Thursday, August 9, 2007

The Way it Goes: Germs and Process

"It was bought on the morn
Of the day that he was born,
And was always his treasure and pride;
But it stopped short
Never to go again,
When the old man died."
-My Grandfather's Clock

While I was driving home today to pick up a few things, I got to thinking about how I ought to write a new story this month. Here's the jist of my thought process:

5 miles away: What kind of story should it be? I've been doing so much fantasy, but I don't really want to do something literary/mainstream. Hrm... Oh, how 'bout a magical realism type story? That could work. *Thinking about an old story about a woman with a literally broken heart* Don't want to do a heartbreak/love story though, somthing else.

4 miles away: Yeah, but what about? It's gotta be something strange. There's that one story I read, Gabriel Garcia Marquez, I think, or someone else completely - the birdman/angel story. Angels - feathers. Magical realism = a discovery story.

3 miles away: It's a story about a chicken heart that keeps beating after the chicken is killed. Like the way rat and mouse hearts used to keep beating after we killed them to feed to birds at the Raptor Center. Sometimes we'd cut it out and watch it sitting there on the plate, beating outside of its body.

2 miles away: First line: "When Mathilde slaughtered the chicken, its heart kept beating." Yeah, Mathilde is a weird name, but I can't think of any other that'd work. It's Jenny's fault for telling me she won't name the baby (if a girl) Gertrude, 'cause the only name that'd go with it is something like Mathilde.

1 mile away: Great, but what's the story about? And where's the "magical" element beyond the weirdness of the ever-beating chicken heart?

A few blocks away: *Envisioning a scene where Mathilde is in the kitchen, cutting up the chicken, and her daughter (10 yrs old?) Chloe sees the heart, pokes it.* Oh, hey, what keeps the heart going? How 'bout human blood? *Envisioning something like in Pan's Labyrinth where the girl gives the mandrake root a drop of her blood* What if it's Chloe's blood? Is it Chloe's story, not Mathilde's? *Thinking of the song My Grandfather's Clock, except why couldn't it be a chicken heart instead?*

Home: Great, now I'm back to the beginning 'cause I have to figure out what Chloe's story is. But hey, there's a chicken heart in it. That's progress.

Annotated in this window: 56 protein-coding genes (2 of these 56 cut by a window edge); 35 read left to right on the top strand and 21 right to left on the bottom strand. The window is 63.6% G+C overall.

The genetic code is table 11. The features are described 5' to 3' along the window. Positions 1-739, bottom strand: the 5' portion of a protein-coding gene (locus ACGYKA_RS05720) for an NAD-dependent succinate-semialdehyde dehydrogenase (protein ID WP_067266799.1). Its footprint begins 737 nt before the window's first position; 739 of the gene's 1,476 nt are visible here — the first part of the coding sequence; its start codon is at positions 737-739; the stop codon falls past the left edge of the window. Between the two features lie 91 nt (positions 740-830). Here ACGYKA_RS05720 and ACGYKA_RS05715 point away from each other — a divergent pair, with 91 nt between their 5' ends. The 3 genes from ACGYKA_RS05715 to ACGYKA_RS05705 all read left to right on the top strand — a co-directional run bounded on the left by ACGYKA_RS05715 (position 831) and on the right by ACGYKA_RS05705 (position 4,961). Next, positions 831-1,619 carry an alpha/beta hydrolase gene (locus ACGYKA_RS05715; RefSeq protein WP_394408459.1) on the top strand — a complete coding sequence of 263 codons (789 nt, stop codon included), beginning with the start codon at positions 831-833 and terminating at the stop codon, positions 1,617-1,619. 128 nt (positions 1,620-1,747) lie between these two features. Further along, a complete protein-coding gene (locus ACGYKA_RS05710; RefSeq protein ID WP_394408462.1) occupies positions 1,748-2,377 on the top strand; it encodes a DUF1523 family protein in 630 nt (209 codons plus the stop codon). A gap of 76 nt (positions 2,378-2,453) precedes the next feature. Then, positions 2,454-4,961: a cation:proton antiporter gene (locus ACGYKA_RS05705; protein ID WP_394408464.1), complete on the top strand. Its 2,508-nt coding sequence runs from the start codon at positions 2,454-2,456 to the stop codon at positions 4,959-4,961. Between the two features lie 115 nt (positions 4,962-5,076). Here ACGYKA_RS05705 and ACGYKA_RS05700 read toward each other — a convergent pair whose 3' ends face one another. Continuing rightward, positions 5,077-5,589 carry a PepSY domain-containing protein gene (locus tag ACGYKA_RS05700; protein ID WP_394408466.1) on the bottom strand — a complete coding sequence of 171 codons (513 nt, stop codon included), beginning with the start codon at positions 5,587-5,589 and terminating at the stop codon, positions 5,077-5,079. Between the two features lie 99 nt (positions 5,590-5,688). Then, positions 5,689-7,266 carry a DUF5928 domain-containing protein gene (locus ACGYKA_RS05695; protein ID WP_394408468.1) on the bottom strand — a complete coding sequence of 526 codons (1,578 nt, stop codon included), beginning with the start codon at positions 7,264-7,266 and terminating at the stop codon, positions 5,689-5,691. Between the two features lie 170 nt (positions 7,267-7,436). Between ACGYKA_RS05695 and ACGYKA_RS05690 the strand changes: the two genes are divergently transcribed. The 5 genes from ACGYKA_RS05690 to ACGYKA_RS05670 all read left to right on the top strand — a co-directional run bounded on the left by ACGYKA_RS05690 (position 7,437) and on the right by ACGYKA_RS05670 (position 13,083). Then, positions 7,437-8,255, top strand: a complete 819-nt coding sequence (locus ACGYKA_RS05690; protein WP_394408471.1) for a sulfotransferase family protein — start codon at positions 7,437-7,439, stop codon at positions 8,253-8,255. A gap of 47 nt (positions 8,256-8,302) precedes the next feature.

That's a very very rough idea of how I went from nothing to having a germ to work with. The story is still very ameoba-shaped in my head and it might change back to being Mathilde's story before I'm done. At the very least, now I have something to work from - an image that is very vivid in my head and makes some kind of sense to my subconcious, though I couldn't say exactly what. Now it's time to ferment it - I mean, put it in the crockpot.

P.S. I looked it up, and it was a Marquez story I was thinking of. The title is "A Very Old Man With Enormous Wings."

2 comments:

Whittaker Luckless said...

I hear of the Very Old Man with Enormous Wingses. Didn't read it though.

Wine must ferment. What's so undignified about being compared to wine? The first time I saw the John quote I read quick, and saw, "I'm not a microwave. I'm a crackpot." And I thought to myself, "Yeah, sure, with you there, but what the hell does that have to do with stewing?" Figured it out though...

Heart of a chicken, blood of a human. Hot blooded youth. Blue bloods. Cold blooded murder! Blood brothers. Blood tie. Blood money. Blood boiled over. Bloody stump. Bloody Mary. Blood bath. Vampires. Cannibals. Feint at the sight of blood. Blood drained out. Bloodless face. Bloodred. Blood is thicker than water. Ketchup. Strawberry syrup--that's what they used for blood on Buffy.

The word blood doesn't make much sense after you've written it down twenty times.

Debbie said...

It's interesting to get a peek into someone else's process. I do something similar with a phrase or title which then bounces around. Sometimes for years. But it's fun when the ripening takes place and the phrase becomes a story.